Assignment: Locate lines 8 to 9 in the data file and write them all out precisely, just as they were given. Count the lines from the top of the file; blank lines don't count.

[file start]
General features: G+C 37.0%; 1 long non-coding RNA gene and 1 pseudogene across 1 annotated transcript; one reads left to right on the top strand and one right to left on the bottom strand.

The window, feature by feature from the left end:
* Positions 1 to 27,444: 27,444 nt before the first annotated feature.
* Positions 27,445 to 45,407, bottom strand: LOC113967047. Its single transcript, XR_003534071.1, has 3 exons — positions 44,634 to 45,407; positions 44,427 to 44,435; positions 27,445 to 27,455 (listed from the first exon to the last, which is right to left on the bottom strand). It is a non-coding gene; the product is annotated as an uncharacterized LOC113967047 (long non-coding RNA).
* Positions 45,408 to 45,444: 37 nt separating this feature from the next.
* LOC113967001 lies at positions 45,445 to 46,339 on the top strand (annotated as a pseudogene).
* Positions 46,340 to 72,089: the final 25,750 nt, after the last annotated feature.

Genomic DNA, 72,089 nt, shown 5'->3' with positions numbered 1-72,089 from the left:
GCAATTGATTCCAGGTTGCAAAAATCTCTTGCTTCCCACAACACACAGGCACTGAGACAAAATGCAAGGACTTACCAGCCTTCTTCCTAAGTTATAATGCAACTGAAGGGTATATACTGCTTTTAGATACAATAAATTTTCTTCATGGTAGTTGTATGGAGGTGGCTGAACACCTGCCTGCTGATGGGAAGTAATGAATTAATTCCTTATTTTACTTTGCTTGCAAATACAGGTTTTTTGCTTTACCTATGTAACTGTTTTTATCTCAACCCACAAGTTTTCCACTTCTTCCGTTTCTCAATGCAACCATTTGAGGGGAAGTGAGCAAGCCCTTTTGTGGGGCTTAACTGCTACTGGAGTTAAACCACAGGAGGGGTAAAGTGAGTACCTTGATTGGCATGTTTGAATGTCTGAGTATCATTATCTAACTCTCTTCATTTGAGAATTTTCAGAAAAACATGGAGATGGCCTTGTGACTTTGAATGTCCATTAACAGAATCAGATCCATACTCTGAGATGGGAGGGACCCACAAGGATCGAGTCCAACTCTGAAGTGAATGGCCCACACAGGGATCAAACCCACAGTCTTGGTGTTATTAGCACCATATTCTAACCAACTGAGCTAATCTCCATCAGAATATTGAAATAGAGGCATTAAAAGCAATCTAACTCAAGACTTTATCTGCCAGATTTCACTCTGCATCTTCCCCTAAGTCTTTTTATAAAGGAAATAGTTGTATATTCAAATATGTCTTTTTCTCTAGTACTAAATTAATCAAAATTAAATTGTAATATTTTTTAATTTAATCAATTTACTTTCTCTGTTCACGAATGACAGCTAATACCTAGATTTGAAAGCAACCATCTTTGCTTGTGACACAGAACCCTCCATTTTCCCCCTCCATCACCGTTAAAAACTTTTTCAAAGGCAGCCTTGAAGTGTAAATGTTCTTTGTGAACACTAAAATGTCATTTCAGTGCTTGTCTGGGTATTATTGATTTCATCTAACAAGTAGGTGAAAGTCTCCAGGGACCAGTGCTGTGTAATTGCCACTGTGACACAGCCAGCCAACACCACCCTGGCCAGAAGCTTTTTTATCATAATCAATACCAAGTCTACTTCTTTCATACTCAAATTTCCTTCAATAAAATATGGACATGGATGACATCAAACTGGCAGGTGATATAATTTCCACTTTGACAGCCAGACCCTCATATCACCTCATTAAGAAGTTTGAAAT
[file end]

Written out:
Genomic DNA, 72,089 nt, shown 5'->3' with positions numbered 1-72,089 from the left:
GCAATTGATTCCAGGTTGCAAAAATCTCTTGCTTCCCACAACACACAGGCACTGAGACAAAATGCAAGGACTTACCAGCCTTCTTCCTAAGTTATAATGCAACTGAAGGGTATATACTGCTTTTAGATACAATAAATTTTCTTCATGGTAGTTGTATGGAGGTGGCTGAACACCTGCCTGCTGATGGGAAGTAATGAATTAATTCCTTATTTTACTTTGCTTGCAAATACAGGTTTTTTGCTTTACCTATGTAACTGTTTTTATCTCAACCCACAAGTTTTCCACTTCTTCCGTTTCTCAATGCAACCATTTGAGGGGAAGTGAGCAAGCCCTTTTGTGGGGCTTAACTGCTACTGGAGTTAAACCACAGGAGGGGTAAAGTGAGTACCTTGATTGGCATGTTTGAATGTCTGAGTATCATTATCTAACTCTCTTCATTTGAGAATTTTCAGAAAAACATGGAGATGGCCTTGTGACTTTGAATGTCCATTAACAGAATCAGATCCATACTCTGAGATGGGAGGGACCCACAAGGATCGAGTCCAACTCTGAAGTGAATGGCCCACACAGGGATCAAACCCACAGTCTTGGTGTTATTAGCACCATATTCTAACCAACTGAGCTAATCTCCATCAGAATATTGAAATAGAGGCATTAAAAGCAATCTAACTCAAGACTTTATCTGCCAGATTTCACTCTGCATCTTCCCCTAAGTCTTTTTATAAAGGAAATAGTTGTATATTCAAATATGTCTTTTTCTCTAGTACTAAATTAATCAAAATTAAATTGTAATATTTTTTAATTTAATCAATTTACTTTCTCTGTTCACGAATGACAGCTAATACCTAGATTTGAAAGCAACCATCTTTGCTTGTGACACAGAACCCTCCATTTTCCCCCTCCATCACCGTTAAAAACTTTTTCAAAGGCAGCCTTGAAGTGTAAATGTTCTTTGTGAACACTAAAATGTCATTTCAGTGCTTGTCTGGGTATTATTGATTTCATCTAACAAGTAGGTGAAAGTCTCCAGGGACCAGTGCTGTGTAATTGCCACTGTGACACAGCCAGCCAACACCACCCTGGCCAGAAGCTTTTTTATCATAATCAATACCAAGTCTACTTCTTTCATACTCAAATTTCCTTCAATAAAATATGGACATGGATGACATCAAACTGGCAGGTGATATAATTTCCACTTTGACAGCCAGACCCTCATATCACCTCATTAAGAAGTTTGAAAT